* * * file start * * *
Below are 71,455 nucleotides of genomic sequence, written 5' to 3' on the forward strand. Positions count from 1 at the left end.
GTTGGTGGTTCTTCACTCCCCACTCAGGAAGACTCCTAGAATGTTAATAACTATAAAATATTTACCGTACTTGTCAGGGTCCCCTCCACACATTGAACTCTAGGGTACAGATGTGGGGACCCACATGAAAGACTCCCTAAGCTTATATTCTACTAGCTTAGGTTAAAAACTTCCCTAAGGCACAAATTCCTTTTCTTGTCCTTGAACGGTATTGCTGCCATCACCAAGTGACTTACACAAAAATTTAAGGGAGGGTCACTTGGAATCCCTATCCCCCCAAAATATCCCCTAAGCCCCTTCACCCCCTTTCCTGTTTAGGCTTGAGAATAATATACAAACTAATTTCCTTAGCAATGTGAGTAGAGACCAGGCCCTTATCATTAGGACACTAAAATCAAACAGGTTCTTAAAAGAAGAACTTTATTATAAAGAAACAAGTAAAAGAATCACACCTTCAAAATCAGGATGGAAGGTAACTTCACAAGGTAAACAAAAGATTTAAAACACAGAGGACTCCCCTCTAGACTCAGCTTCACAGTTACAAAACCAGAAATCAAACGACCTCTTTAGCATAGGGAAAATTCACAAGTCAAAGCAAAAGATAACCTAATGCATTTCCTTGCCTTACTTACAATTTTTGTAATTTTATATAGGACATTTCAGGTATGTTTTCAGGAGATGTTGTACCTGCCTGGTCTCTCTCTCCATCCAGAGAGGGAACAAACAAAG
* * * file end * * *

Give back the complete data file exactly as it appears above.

Below are 71,455 nucleotides of genomic sequence, written 5' to 3' on the forward strand. Positions count from 1 at the left end.
GTTGGTGGTTCTTCACTCCCCACTCAGGAAGACTCCTAGAATGTTAATAACTATAAAATATTTACCGTACTTGTCAGGGTCCCCTCCACACATTGAACTCTAGGGTACAGATGTGGGGACCCACATGAAAGACTCCCTAAGCTTATATTCTACTAGCTTAGGTTAAAAACTTCCCTAAGGCACAAATTCCTTTTCTTGTCCTTGAACGGTATTGCTGCCATCACCAAGTGACTTACACAAAAATTTAAGGGAGGGTCACTTGGAATCCCTATCCCCCCAAAATATCCCCTAAGCCCCTTCACCCCCTTTCCTGTTTAGGCTTGAGAATAATATACAAACTAATTTCCTTAGCAATGTGAGTAGAGACCAGGCCCTTATCATTAGGACACTAAAATCAAACAGGTTCTTAAAAGAAGAACTTTATTATAAAGAAACAAGTAAAAGAATCACACCTTCAAAATCAGGATGGAAGGTAACTTCACAAGGTAAACAAAAGATTTAAAACACAGAGGACTCCCCTCTAGACTCAGCTTCACAGTTACAAAACCAGAAATCAAACGACCTCTTTAGCATAGGGAAAATTCACAAGTCAAAGCAAAAGATAACCTAATGCATTTCCTTGCCTTACTTACAATTTTTGTAATTTTATATAGGACATTTCAGGTATGTTTTCAGGAGATGTTGTACCTGCCTGGTCTCTCTCTCCATCCAGAGAGGGAACAAACAAAG